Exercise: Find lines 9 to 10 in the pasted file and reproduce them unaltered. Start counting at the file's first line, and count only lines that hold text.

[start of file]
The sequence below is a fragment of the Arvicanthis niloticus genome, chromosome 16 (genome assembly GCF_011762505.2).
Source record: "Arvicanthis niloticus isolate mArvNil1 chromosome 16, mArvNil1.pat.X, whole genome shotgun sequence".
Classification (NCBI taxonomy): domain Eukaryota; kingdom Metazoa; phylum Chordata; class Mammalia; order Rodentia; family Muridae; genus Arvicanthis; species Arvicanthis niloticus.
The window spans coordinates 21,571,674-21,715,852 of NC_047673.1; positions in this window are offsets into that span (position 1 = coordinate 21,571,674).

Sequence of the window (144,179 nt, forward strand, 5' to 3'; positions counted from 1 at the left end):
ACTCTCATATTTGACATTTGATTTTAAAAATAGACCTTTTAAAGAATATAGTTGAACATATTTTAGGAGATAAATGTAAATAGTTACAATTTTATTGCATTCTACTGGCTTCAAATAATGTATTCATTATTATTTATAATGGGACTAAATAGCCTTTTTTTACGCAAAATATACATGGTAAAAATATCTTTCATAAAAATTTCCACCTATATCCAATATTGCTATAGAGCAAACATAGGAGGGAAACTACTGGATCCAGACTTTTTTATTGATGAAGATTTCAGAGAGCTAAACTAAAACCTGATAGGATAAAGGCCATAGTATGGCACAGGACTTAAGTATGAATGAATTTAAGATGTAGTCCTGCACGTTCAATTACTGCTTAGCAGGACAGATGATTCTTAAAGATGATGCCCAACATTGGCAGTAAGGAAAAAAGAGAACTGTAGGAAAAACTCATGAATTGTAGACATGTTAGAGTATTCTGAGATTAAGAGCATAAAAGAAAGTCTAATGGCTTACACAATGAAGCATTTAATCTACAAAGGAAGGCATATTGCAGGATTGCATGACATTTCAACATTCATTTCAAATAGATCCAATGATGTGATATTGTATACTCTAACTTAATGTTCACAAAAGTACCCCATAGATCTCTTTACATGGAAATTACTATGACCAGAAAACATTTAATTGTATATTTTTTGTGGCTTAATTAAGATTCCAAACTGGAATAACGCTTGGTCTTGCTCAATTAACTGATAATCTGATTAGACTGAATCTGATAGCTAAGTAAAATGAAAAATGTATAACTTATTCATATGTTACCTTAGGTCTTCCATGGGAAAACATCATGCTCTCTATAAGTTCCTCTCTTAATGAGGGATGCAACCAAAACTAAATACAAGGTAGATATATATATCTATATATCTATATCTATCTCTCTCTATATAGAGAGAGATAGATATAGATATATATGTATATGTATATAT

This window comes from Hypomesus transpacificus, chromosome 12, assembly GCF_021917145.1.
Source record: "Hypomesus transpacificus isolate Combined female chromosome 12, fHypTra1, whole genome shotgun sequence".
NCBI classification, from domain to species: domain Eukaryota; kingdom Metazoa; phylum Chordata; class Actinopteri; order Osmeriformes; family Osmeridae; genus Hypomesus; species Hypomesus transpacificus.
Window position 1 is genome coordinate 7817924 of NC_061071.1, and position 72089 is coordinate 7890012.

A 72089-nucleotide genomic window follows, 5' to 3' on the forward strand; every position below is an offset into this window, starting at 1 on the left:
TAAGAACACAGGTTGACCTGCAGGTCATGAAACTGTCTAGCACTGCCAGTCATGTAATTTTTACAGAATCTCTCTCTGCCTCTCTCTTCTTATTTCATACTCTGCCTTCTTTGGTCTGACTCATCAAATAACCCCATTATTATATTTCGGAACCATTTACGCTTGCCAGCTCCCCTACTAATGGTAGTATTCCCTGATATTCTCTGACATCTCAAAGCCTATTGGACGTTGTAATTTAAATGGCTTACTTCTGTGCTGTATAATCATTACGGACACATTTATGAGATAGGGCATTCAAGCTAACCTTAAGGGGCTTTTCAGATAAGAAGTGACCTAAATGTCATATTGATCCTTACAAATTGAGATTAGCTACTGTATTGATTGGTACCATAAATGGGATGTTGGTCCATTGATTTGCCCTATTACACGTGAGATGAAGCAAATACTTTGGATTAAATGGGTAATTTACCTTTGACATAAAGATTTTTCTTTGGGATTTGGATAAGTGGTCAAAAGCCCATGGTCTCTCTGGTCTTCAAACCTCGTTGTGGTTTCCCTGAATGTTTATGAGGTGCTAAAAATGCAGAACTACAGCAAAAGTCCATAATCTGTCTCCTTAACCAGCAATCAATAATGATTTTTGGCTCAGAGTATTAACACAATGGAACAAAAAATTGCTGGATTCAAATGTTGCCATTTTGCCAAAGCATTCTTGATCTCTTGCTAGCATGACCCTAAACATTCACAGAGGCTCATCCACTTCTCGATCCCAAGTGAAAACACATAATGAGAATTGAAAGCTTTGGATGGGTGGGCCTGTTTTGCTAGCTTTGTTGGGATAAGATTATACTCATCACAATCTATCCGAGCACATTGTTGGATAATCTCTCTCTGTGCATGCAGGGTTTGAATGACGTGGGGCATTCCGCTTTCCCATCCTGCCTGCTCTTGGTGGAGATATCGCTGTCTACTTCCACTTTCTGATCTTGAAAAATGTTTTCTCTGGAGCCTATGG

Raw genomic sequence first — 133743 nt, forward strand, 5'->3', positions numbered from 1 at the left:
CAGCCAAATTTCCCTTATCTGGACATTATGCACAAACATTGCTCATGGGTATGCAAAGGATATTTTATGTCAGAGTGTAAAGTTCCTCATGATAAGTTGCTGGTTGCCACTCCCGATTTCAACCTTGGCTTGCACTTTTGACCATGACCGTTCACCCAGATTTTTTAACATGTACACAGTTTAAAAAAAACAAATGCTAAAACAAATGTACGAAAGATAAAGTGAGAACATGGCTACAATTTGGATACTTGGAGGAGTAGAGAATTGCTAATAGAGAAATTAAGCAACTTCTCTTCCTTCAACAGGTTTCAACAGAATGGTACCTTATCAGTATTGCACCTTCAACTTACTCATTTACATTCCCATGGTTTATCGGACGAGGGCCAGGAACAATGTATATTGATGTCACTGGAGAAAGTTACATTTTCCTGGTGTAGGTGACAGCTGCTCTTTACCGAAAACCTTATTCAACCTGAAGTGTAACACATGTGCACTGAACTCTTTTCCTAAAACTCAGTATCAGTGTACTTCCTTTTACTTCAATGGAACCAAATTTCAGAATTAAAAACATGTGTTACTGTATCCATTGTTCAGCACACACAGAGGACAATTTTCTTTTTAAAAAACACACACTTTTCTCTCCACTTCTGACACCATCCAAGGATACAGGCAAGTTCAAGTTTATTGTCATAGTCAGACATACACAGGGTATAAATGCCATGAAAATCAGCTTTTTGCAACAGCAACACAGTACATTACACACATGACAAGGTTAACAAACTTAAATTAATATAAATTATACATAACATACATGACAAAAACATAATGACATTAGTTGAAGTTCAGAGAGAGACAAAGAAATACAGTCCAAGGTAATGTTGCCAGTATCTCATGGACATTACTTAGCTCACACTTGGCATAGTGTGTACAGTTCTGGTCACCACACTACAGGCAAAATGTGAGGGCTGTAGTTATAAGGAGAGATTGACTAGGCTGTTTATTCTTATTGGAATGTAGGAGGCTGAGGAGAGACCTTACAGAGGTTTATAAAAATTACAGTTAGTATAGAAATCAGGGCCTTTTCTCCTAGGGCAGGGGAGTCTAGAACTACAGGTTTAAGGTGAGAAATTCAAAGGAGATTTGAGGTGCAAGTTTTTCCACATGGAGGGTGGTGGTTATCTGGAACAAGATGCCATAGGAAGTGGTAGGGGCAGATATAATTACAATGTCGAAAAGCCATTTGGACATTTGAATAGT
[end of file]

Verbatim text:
NCBI classification, from domain to species: domain Eukaryota; kingdom Metazoa; phylum Chordata; class Actinopteri; order Osmeriformes; family Osmeridae; genus Hypomesus; species Hypomesus transpacificus.
Window position 1 is genome coordinate 7817924 of NC_061071.1, and position 72089 is coordinate 7890012.